[Taxacom] Binomial Nomenclature etc.

Richard Pyle deepreef at bishopmuseum.org
Fri Sep 6 13:40:31 CDT 2013

David Campbell wrote:

> Hypotheses for species definition are sometimes testable, if they 
> are of the "this group of organisms shows a set of features markedly 
> different from other organisms" genre.  More samples will reveal if 
> the features in question blend in with other groups or not.  

I suppose in cases where proposed new species, as well as the most
comparable known species, are known from only a very few specimens with
limited knowledge of patterns of inter- and intra-specific variation among
the group, you could frame a species hypothesis this way.  I guess it
depends on the nature of the individual beast(s) in question.  In my world,
the lumper/splitter debates are usually always regarding well-known groups,
and the arguments tend to be much more philosophical in nature.  But I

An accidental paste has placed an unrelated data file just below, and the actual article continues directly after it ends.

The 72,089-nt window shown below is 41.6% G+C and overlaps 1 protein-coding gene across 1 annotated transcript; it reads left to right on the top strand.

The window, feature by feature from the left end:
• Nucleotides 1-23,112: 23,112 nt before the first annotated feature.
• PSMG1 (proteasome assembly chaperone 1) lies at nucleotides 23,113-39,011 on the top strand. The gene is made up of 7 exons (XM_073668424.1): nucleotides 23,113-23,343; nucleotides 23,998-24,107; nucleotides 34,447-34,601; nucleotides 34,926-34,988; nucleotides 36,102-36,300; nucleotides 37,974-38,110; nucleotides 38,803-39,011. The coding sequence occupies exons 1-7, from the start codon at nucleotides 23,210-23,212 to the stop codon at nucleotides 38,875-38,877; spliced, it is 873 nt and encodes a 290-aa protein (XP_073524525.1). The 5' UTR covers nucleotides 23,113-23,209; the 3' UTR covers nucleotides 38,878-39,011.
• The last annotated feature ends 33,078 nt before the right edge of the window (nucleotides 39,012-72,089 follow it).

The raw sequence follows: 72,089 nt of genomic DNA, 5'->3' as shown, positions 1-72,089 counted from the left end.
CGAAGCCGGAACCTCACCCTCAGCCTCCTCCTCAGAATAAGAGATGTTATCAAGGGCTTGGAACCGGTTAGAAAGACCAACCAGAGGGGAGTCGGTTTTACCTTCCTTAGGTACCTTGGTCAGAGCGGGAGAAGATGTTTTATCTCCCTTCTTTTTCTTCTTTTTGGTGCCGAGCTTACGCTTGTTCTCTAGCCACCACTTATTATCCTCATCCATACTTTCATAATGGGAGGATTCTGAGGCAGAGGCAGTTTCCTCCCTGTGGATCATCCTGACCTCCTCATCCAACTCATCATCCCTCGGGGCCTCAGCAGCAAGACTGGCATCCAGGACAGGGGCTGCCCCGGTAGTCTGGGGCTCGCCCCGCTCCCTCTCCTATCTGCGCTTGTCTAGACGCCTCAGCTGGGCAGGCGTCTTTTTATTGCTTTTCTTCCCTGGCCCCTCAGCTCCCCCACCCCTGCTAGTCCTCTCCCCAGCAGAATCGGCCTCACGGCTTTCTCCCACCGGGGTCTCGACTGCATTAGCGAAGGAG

realize there are other groups where the arguments stem from insufficient
facts, rather than differences in opinion concerning a robust set of facts.
I suspect that in most groups, there are simply not enough practicing
taxonomists to establish a lumper/splitter debate for most species -- and
this is the purest form of Darwin's species definition (effectively, a
species is what a taxonomist or community of taxonomists says it is).

> But what level of difference counts as enough is an assumption, 
> not testable.  We can test "Does this difference reflect some limit 
> to interbreeding" in many cases but not "How much of a limit to 
> interbreeding should we recognize with a species name?"

Yes!  Exactly!  Well stated!


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